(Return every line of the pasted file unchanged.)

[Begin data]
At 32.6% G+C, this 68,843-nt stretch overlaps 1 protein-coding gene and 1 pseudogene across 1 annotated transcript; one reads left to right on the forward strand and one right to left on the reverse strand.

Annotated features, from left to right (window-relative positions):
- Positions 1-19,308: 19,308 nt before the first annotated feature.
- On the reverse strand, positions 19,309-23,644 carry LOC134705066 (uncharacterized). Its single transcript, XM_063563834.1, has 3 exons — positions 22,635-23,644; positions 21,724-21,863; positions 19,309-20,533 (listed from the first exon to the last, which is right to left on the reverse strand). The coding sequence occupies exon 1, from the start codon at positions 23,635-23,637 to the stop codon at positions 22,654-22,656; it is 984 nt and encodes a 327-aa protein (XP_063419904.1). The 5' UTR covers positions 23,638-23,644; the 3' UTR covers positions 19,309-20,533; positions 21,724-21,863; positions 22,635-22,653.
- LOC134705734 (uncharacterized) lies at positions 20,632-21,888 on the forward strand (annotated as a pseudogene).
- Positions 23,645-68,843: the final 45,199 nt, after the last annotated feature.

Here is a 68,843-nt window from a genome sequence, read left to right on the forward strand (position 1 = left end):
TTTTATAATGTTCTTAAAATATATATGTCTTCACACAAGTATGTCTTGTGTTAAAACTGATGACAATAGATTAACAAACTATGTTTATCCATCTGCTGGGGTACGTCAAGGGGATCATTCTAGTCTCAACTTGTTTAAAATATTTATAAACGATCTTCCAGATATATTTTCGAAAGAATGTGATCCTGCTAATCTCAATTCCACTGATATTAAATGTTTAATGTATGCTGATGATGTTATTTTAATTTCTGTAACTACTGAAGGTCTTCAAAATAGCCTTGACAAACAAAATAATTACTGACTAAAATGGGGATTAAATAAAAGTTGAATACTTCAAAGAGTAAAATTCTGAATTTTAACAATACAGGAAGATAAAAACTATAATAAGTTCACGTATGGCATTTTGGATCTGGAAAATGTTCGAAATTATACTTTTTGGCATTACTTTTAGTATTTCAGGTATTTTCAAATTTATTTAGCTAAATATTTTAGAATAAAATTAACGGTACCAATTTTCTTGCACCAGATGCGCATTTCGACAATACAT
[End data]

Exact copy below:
At 32.6% G+C, this 68,843-nt stretch overlaps 1 protein-coding gene and 1 pseudogene across 1 annotated transcript; one reads left to right on the forward strand and one right to left on the reverse strand.

Annotated features, from left to right (window-relative positions):
- Positions 1-19,308: 19,308 nt before the first annotated feature.
- On the reverse strand, positions 19,309-23,644 carry LOC134705066 (uncharacterized). Its single transcript, XM_063563834.1, has 3 exons — positions 22,635-23,644; positions 21,724-21,863; positions 19,309-20,533 (listed from the first exon to the last, which is right to left on the reverse strand). The coding sequence occupies exon 1, from the start codon at positions 23,635-23,637 to the stop codon at positions 22,654-22,656; it is 984 nt and encodes a 327-aa protein (XP_063419904.1). The 5' UTR covers positions 23,638-23,644; the 3' UTR covers positions 19,309-20,533; positions 21,724-21,863; positions 22,635-22,653.
- LOC134705734 (uncharacterized) lies at positions 20,632-21,888 on the forward strand (annotated as a pseudogene).
- Positions 23,645-68,843: the final 45,199 nt, after the last annotated feature.

Here is a 68,843-nt window from a genome sequence, read left to right on the forward strand (position 1 = left end):
TTTTATAATGTTCTTAAAATATATATGTCTTCACACAAGTATGTCTTGTGTTAAAACTGATGACAATAGATTAACAAACTATGTTTATCCATCTGCTGGGGTACGTCAAGGGGATCATTCTAGTCTCAACTTGTTTAAAATATTTATAAACGATCTTCCAGATATATTTTCGAAAGAATGTGATCCTGCTAATCTCAATTCCACTGATATTAAATGTTTAATGTATGCTGATGATGTTATTTTAATTTCTGTAACTACTGAAGGTCTTCAAAATAGCCTTGACAAACAAAATAATTACTGACTAAAATGGGGATTAAATAAAAGTTGAATACTTCAAAGAGTAAAATTCTGAATTTTAACAATACAGGAAGATAAAAACTATAATAAGTTCACGTATGGCATTTTGGATCTGGAAAATGTTCGAAATTATACTTTTTGGCATTACTTTTAGTATTTCAGGTATTTTCAAATTTATTTAGCTAAATATTTTAGAATAAAATTAACGGTACCAATTTTCTTGCACCAGATGCGCATTTCGACAATACAT